West Desert Bikepacking

blueeyes

ephemeral excursionist
Joined
Jan 17, 2012
Messages
1,109
Preparation

I need to lose weight. I say this every time I step on the scale. I feel it every time I ride uphill. There I said it we shall see if I can do anything about this spring/summer. Goal for this trip is not to take too much food or unnecessary clothes. Expected temperatures mid 60’s in the day and 40’s at night.

15.5 lbs H2O (7L)
3 lbs of food
32 lbs of gear
33 lb bike
198 lb rider

Meals

Lunches: Green Belly Meals

Dinner: Sweet Potato Chicken Curry

Breakfast: Pad Thai and Coffee with Bourbon Cream (might have taken a bit too much but ya never know when someone would like some in their coffee too).

Snacks: 2 Nut Rolls, apple with caramel dip, 2 small bags of trail mix, several Honey Stinger gels, gouda cheese, pop rocks.​

Random Thoughts

Everything fit in Sarah's car a Kia Spectra, tight fit but I managed it. Cheaper driving this car than my 4Runner.

I do not want to carry a pack on my back but I really have no choice with needing minimum of 7L of H2O and warm clothes for colder temperatures.​

Location/Route/Riders

The start was in the West Desert approximately 50 miles down the Pony Express route from highway 36 near the Dugway Geode Beds. The plan to ride a 40 mile loop taking us over Colored Pass to the Geode Beds and then back to our cars. There were four of us. Three from SLC; Becka our trip leader, Bryan, Andy and me from Idaho Falls.​

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Day 1

After getting our bikes ready, we started with a 2 mile climb heading east on Pony Express route. On the other side of the climb, we over shot the first right hand turn as we enjoyed the momentum of the downhill. Becka caught the mistake and corrected our progress. We followed this two track for another 18 miles before making camp. I move slowly on a fatbike loaded with camp gear. My pace is about 5 miles per hour. We left the cars at 2:30 and my goal was to be at camp by 7PM. It took me 4 hours and 15 minutes. 20 miles and 2000 ft. of elevation gain or so my Strava says. I averaged 5.4 MPH a nice tortoise pace, maybe slower than a tortoise but I made it to camp before 7!

We went about setting up camp, made dinner, and watched the full moon rise. As soon as I started to get to cold, I climbed into bed that was around 10PM. I woke up at 2 am shivering and needing to pee. I hate that. I do not want to get up, but if I don’t I will just toss and turn and never really get back to sleep. I checked my little thermometer (not super accurate) it was somewhere between 40 and 32F, I would guess 35F. The moon was so bright you didn’t need a headlamp to see. I should have pulled my reflective blanket out of my pack and put it between the sleeping pad and me. That was too much work. Instead, I put on my puffy and pants ate some trail mix and drank some water. This helped but still shivered now and again.​

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Day 2

At 7AM I decided I had had enough tossing and turning and got out of bed. I quietly made my coffee and breakfast and waited for the rest of crew to wake up. That was around 8AM as the sun started to peak over the hill. By 9AM it was warm enough to be in shorts. The 60-degree temperatures for both days were wonderful!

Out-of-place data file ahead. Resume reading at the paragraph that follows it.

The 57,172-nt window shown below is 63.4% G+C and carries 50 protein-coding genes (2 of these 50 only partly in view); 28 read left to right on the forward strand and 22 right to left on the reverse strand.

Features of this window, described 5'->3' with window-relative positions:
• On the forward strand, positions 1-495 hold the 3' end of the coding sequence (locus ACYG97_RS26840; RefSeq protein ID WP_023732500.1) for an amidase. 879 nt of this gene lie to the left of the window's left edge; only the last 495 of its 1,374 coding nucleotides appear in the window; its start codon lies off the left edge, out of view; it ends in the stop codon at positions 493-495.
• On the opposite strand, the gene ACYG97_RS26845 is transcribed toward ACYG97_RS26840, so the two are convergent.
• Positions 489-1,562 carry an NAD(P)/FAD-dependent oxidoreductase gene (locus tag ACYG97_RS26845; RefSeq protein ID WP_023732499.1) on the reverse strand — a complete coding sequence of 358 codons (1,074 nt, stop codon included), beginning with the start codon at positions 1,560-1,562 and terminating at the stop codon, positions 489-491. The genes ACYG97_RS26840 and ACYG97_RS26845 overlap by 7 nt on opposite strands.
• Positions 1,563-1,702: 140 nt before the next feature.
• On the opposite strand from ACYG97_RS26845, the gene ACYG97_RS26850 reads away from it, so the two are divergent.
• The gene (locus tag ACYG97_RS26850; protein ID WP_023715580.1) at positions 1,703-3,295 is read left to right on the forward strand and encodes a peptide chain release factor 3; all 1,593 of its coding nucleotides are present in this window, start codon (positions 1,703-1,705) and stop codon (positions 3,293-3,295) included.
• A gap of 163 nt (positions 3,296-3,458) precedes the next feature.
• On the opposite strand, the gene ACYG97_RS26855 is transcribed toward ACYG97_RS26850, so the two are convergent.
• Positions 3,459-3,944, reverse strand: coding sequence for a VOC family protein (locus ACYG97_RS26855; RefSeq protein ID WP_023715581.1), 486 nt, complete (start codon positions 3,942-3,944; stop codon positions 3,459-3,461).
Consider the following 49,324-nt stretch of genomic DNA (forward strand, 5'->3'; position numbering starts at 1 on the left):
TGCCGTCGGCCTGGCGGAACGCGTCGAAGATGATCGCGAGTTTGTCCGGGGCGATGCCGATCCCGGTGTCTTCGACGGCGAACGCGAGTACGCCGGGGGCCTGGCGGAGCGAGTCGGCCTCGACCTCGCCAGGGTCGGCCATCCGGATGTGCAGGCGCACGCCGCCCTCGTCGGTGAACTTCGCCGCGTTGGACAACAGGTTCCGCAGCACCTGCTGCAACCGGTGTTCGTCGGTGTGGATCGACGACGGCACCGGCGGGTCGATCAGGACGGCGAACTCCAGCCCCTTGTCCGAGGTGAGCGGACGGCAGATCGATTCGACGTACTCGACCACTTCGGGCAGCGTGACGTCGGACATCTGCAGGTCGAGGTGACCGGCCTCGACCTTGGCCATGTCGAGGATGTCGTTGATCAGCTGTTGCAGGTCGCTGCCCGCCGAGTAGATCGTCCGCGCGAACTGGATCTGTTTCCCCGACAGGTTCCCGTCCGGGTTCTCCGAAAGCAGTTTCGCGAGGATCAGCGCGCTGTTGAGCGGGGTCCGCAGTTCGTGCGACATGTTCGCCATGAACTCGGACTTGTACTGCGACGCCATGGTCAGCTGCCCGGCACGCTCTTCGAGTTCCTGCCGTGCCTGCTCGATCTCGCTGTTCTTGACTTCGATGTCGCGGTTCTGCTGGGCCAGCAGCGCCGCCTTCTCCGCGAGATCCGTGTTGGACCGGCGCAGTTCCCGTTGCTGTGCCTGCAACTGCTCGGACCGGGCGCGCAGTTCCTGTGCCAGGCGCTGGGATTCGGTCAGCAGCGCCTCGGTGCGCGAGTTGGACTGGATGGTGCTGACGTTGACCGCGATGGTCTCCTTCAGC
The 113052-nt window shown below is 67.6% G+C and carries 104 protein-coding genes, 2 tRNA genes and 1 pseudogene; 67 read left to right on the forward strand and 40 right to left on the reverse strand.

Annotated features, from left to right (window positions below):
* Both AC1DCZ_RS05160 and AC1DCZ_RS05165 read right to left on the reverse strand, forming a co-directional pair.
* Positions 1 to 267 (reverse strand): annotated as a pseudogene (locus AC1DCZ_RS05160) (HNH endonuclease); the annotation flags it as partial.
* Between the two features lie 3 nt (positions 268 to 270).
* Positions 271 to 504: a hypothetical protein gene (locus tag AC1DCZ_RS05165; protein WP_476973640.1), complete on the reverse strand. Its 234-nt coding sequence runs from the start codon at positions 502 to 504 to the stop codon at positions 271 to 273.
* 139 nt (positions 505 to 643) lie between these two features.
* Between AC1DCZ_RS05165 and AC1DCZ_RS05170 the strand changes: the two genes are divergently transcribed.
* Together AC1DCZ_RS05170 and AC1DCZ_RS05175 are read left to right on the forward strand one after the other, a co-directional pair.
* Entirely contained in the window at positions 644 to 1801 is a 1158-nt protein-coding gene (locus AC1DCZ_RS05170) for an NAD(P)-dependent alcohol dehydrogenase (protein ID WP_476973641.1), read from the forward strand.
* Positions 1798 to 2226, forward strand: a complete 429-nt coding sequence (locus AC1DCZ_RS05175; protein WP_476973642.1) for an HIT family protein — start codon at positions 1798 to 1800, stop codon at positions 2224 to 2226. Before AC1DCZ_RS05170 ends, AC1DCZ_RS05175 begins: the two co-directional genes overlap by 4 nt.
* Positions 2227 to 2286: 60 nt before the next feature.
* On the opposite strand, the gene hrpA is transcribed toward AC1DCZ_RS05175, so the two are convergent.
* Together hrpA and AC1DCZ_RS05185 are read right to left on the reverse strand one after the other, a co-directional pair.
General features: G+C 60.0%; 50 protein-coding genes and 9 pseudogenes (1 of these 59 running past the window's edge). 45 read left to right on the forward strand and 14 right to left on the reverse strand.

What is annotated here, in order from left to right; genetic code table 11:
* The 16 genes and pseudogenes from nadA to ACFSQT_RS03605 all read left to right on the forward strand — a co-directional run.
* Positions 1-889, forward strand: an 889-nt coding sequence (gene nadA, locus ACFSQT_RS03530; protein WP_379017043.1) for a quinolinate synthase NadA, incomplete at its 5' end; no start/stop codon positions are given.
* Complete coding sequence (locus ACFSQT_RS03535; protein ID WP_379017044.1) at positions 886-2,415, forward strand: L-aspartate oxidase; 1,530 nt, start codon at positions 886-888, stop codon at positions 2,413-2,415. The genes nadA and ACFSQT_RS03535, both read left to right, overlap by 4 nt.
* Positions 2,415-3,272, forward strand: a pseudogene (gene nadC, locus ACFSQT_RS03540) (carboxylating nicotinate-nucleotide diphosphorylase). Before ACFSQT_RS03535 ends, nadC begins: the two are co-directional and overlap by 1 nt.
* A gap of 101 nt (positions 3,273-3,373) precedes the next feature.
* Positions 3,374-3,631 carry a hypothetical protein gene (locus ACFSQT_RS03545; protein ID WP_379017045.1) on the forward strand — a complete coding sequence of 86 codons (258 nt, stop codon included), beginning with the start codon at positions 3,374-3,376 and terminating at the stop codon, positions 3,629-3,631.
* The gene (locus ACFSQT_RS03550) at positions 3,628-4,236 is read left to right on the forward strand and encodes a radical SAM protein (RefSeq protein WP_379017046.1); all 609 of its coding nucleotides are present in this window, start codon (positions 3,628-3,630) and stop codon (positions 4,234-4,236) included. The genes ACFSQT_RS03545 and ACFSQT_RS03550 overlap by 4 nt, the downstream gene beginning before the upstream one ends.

After breakfast, we packed up and started the hike-a-bike over Colored Pass. Brian was the first to start and I have no idea what time but probably about 45 min before I started at 10:15. He hauled his bike trailer over first then came back for his bike. In retrospect, I should have done the same thing. Carried my bike bags over then returned for the bike. Pushing that bike loaded with gear over the pass was one hell of an upper body workout. We were all over the pass and on the other side by 11:45.

Riding after the pass was 100 times easier than the day before. When you lighten the load and have mostly a downhill ride that is to be expected. I actually made it out in front of the group a few times instead of always being the caboose. The fatbike loves downhill and gravel washes, it really loves the two combined. We cut 5 miles off our route deciding to ride straight back to the cars and then drive down to the Geode Beds. It took 4 hours and 6 min to make it back to the cars from the time I started pushing my bike up Colored Pass. Including the hike-a-bike I was still a tortoise pace at 5.8 MPH.​

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We cut the route short by 5 miles. Instead of riding our bikes to the goede beds we went straight to the cars. Then drove the cars back to dig for a bit.

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I stopped in Tooele at Becka's recommendation and ate at Bonneville Brewery. Delicious.

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After Ride Notes

Not much in the way of food or water left (1.5L) obviously I needed to be drinking more the second day. I accomplished my goal! Didn't run out, didn't take too much. Used every piece of clothing except my gloves but would have had I not gone to sleep and I needed the clothing I took.​

All that was left.
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This was a great trip! My 6th bikepacking trip and I feel like I finally have the gear and packing dialed in. I have a few ideas how I will change things up the next trip but they are all minor changes. Only thing I need to dial in now is the rider. Then the entire package will be golden.


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Last edited:

regehr

Member
Joined
Mar 28, 2012
Messages
1,779
This is super cool, I love those west desert tracks and have been meaning to do something like this.
Did you feel that a fat tire bike was worthwhile? I can imagine big sand patches would make it useful but I haven't seen that much of that out there.
How did that little bike trailer work out? Better than a backpack?

I've specifically wanted to go for an all-night ride on the salt flats at night when there's a moon out in summer, but haven't made this happen yet either...
 

blueeyes

ephemeral excursionist
Joined
Jan 17, 2012
Messages
1,109
This is super cool, I love those west desert tracks and have been meaning to do something like this.
Did you feel that a fat tire bike was worthwhile? I can imagine big sand patches would make it useful but I haven't seen that much of that out there.
How did that little bike trailer work out? Better than a backpack?

I've specifically wanted to go for an all-night ride on the salt flats at night when there's a moon out in summer, but haven't made this happen yet either...